The Geography of Church Planting: How Location Theory Helps Us Understand Where Churches Are Being Planted (Part 2)
In this series I will explore church planting in light of urban economics looking primarily at agglomeration economies (previous series) and location theory. I contend that church planting reflects these trends and influences because of where we see the clustering of church planting today … and why there continues to be places left off the map and radar as viable places to plant.
As a whole, the concept of the spatial distribution of churches across cities is an intriguing topic. In the course of a city’s history, whether a newer city like Seattle or an older one like Buffalo, NY, or Quebec City, Canada there has always been an ebb and flow phenomenon in regards to the starting of new churches. For example, where I live in inner NE Portland is home to a myriad of old church buildings. Seemingly on every other block one can find an assortment of these buildings punctuate the skyline. The apogee of this construction boom was eighty to a hundred years ago in and among the various ethnic immigrant groups. Throughout the past one hundred years any new church that was established and built ultimately sought to target one of the existing ethnicities or socio-economic demographics whether immigrant Germans or the African-American community. The same can be said of new church plants today, which is why location theory has much to add to this discussion.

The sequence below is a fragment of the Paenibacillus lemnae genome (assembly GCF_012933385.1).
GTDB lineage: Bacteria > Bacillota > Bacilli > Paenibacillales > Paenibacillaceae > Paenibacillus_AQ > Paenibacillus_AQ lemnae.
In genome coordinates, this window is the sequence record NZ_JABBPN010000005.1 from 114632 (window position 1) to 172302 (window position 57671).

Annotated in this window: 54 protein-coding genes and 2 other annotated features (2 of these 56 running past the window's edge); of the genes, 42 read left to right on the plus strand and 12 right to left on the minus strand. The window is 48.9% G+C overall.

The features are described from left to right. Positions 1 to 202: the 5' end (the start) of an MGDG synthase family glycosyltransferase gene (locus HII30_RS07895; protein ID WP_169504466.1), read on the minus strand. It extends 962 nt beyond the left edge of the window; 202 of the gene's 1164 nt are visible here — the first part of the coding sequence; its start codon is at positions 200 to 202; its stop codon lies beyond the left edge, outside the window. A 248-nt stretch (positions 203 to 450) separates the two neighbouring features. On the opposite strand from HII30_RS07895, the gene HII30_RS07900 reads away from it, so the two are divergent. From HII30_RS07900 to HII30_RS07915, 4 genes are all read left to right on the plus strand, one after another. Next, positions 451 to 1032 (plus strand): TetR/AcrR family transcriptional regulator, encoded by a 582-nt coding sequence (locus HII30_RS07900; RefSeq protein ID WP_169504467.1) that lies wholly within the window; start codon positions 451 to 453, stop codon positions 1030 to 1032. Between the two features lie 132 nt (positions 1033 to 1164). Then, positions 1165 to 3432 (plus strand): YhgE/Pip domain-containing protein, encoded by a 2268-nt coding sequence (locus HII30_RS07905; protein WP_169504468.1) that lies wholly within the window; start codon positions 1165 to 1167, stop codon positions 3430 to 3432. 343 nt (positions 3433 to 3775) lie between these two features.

Looking back on this neighborhood’s history, site selection for new churches wasn't even questioned. It made sense to start an ethnic German church for new immigrants in the same way later to transition that same building for use as an African-American church in keeping with the shifting demographics. Now that same building is again under renovation for its rebirth as a new mostly white hipster church. Is the discussion on site selection for new churches therefore the same as the reasoning as to why a new Chinese grocery store opens up in a neighborhood with a large Chinese population? What then are the implications for gentrification as well as for those locations as a result of this process? For the rest of this series I will apply some segments of the location theory template to church planting in the city and note how they affect churches being planted in both gentrified neighborhoods as well as those in outlying areas that are on the receiving end of the diaspora. Some of the features to be explored are locational advantages, how the decision-making process factors into social equality and income equity (or the lack thereof), and site selection in relation to transportation availability.